Credits: File photo.
But there are downsides, as women tend to get off in public whether they want to or not, even if they're not aroused.
A researcher at Indiana University decided to study the anecdotal phenomenon of exercise-induced orgasms, also known as "coregasms" because of their association with core workouts.
"Magazines and blogs have long highlighted cases of what they sometimes call 'coregasms,'" said Debby Herbenick, co-director of the Center for Sexual Health Promotion at IU. "But aside from early reports by (Alfred) Kinsey and colleagues, this is an area of women's sexual health research that has been largely ignored over the past six decades."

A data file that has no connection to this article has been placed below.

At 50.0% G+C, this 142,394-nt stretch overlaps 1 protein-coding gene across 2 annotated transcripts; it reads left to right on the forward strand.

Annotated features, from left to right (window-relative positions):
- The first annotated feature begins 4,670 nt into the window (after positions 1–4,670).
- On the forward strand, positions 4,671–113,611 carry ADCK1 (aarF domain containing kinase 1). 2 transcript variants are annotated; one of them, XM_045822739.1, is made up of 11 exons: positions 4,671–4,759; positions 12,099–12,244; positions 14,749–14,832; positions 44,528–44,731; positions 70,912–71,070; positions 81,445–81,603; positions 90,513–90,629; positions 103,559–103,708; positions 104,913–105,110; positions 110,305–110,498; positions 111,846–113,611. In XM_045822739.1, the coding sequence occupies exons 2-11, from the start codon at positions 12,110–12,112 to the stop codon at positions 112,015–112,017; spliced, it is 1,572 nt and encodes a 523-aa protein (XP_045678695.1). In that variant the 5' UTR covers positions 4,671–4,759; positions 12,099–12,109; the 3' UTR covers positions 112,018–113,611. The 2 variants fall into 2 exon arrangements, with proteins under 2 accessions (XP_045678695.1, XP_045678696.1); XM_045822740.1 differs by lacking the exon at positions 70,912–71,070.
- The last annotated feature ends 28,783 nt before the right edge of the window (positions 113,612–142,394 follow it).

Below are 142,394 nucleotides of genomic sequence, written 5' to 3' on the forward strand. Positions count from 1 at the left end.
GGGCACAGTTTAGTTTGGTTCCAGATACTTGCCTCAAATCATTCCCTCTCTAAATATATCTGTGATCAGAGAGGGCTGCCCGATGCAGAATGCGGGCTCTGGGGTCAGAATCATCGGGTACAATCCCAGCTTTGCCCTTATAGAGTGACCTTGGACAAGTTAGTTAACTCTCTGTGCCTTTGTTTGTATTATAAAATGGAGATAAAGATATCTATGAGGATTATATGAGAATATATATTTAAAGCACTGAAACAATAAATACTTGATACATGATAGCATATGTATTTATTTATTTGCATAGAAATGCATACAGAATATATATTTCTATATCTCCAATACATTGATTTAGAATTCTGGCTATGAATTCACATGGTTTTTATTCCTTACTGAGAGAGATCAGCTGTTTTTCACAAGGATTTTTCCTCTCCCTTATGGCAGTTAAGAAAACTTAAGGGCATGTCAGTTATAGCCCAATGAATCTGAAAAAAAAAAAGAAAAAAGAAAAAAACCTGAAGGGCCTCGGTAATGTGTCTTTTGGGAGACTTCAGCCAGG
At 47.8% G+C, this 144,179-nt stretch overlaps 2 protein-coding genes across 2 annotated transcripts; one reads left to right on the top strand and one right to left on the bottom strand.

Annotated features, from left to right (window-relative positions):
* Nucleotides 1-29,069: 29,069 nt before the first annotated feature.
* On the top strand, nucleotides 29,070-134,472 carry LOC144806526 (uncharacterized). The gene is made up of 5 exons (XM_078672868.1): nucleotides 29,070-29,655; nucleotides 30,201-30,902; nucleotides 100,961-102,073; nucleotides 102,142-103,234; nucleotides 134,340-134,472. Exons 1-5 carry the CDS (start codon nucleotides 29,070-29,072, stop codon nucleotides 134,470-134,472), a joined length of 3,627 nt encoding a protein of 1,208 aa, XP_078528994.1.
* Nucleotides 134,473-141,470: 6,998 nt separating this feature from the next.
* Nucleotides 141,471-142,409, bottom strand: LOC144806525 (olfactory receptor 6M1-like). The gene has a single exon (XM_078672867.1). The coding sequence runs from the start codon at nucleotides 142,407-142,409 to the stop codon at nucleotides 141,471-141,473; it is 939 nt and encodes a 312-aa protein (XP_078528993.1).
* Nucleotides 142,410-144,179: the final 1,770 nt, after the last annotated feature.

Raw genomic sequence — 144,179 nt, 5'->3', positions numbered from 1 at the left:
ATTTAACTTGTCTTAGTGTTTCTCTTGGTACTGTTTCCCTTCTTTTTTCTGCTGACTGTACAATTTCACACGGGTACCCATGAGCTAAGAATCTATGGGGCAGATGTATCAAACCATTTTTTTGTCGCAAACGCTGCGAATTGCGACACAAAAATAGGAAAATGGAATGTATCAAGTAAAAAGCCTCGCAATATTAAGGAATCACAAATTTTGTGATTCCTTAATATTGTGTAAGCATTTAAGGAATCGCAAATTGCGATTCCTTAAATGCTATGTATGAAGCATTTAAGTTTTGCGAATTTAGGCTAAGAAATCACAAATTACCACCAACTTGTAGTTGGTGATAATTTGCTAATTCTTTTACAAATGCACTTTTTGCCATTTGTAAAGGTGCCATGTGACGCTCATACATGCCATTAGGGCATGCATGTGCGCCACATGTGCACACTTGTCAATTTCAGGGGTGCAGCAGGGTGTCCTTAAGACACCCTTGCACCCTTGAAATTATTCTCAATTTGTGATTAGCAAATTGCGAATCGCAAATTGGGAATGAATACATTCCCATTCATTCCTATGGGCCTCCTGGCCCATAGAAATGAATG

Herbenick surveyed 124 women who reported experiencing exercise-induced orgasms (EIO) and 246 women who experienced exercise-induced sexual pleasure (EISP).
She found that women who experience EIO and EISP experience it frequently and many have no control over it.
About 40% said they'd experienced it more than 10 times, most said it made them feel uncomfortable working out in public and 20% said they couldn't prevent it from happening.
What's more, most women said they weren't fantasizing or
looking at anyone they were attracted to when it happened.
"These data are interesting because they suggest that orgasm is not necessarily a sexual event, and they may also teach us more about the bodily processes underlying women's experiences of orgasm," Herbenick said.
But if you're looking for a coregasm of your very own, 51.4% said it happened during or after abdominal exercise, 26.5% credited weightlifting, 20% said yoga, 15.8% said bike riding, 13.2% said running and 9.6% said walking or hiking.
"It may be that exercise - which is already known to have significant benefits to health and well-being - has the potential to enhance women's sexual lives as well," Herbenick said.